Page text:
In what seems like an annual thing, cable bills all across the country have been going up. No matter which provider you use, you are likely paying more now for their services than before.
Maybe you noticed the change in your automatic bill pay amount, or perhaps you got a letter warning of the increase. Regardless of how you learned of it, chances are your reaction to the news was not filled with smiles, laughter and unabashed joy.
Nobody likes spending more money on anything, and the cable companies' reasoning for the price hikes likely fall on mostly deaf ears. If you are the kind of person who doesn't pay much attention to bills, especially those you are going to pay anyway, you may not have even noticed.
The rising costs of cable
Possibly the worst part about the price increases is that you cannot really turn to another provider to find a better deal. Unless you have interest in one of the streaming services, you are going to have to pay more.
But why is that? Why are all the prices going up?
According to the cable companies, it's a byproduct of the rising costs of them carrying traditional broadcast networks. They say the price to provide us with Fox and CBS, among others, has gone up, and some of the cost is being passed on to us.
How much of the added cost is landing on customers and how much is being eaten by the cable companies is uncertain, but even if they are taking on a fair share of the burden, it's not likely to make too many of us feel better. It's understandable we'll have to pay more for premium channels, DVRs and other features, but in terms of the basic channels, any additional cost just seems wrong.
How much more are you paying?
There is no one-size-fits-all price increase, but most either have or are about to go up.
Dish Networks raised its prices by $2 to $5 back in January, with the actual number being dependent on which package you have. There was also a $2 per month increase in order to have local channels.
AT&T raised the cost for U-verse video subscribers $2 to $8 per month, though the cost of their U-basic plan is unchanged. Their broadcast TV surcharge has gone up $5 to $6, though.
Comcast prices went up in January, with most of their bundled packages rising by about $5 per month. Their broadcast fee went up $1, while prices for specific packages as well as missed payment fees also received an increase.
DirecTV, which is owned by AT&T, boosted its prices $2 to $8 a month, depending on the plan, back in January. Regional sports fees went up at most $1, while the cost to get the Outdoor Channel rose $1.50. If you are a fan of NFL Sunday Ticket, the Max Package will rise from the $378 it was last year to $396 next season.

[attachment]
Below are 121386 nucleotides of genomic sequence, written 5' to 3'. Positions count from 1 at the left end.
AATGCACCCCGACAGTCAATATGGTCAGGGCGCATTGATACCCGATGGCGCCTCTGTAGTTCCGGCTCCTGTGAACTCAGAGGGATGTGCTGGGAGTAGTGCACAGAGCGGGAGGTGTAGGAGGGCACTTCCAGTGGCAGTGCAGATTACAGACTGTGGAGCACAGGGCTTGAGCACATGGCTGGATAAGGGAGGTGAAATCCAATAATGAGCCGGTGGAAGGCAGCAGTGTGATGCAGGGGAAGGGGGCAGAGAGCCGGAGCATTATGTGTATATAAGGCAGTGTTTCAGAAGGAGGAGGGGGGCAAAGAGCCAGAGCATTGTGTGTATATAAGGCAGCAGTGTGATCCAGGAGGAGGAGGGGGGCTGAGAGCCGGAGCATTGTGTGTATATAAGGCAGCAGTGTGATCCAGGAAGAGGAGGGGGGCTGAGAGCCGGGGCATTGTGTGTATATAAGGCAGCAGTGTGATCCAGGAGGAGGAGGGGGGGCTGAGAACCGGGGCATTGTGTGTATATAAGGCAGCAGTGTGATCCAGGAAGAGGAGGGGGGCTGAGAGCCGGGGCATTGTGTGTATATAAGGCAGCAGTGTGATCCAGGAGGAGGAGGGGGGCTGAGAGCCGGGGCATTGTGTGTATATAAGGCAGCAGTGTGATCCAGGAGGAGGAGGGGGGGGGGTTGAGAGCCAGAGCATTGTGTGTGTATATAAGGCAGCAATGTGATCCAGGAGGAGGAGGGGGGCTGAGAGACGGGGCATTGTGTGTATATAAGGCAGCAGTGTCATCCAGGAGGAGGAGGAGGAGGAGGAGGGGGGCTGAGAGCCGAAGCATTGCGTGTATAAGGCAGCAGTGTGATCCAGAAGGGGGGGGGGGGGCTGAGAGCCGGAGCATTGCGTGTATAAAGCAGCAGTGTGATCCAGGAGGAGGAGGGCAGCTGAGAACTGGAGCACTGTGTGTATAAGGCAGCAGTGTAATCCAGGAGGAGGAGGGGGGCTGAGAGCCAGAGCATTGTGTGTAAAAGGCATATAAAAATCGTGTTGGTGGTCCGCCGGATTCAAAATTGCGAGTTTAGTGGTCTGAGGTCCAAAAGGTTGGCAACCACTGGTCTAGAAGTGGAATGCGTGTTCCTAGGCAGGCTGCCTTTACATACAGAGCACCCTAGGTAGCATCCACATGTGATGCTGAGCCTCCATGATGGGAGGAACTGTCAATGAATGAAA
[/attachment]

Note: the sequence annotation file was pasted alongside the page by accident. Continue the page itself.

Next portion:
Cox Communications raised its rates in January, charging $1 more per month for its basic plan and $5 more for its larger TV packages. Adding to the increase was the change in their broadcast fee, which went from $4 to $7.50 per month, while regional sports surcharges rose to, on average, $5.15 from $4.20.
Altice/Optimum got a head start on the increase game, raising their rates an average of 2.4 percent back in November. Specifically, their Broadcast Basic tier went up at most $4 per month, and they started charging some customers $4 per month for a broadcast TV fee that had previously only been applied to new customers. There is also now a sports surcharge of up to $2 more per month.
So what are your options?
If you really enjoy your cable provider and don't mind paying a little more, there's nothing you have to do. However, if the rising costs are beginning to strain your finances, you have options.
As previously mentioned, you could switch to one of the many streaming services. Popular options include Sling TV, DirecTV Now, Hulu, YouTubeTV and PlayStation Vue, and though they don't offer as many channels as traditional cable providers, there's a good chance they will not leave you wanting.
We've created a comparison chart showing which channels are offered on each service. Here's a small preview:
The previous image is just a small sample of information that you'll find on the chart. Click here to view the complete list with nearly 170 top channels and which streaming service channel lineup they're available on.
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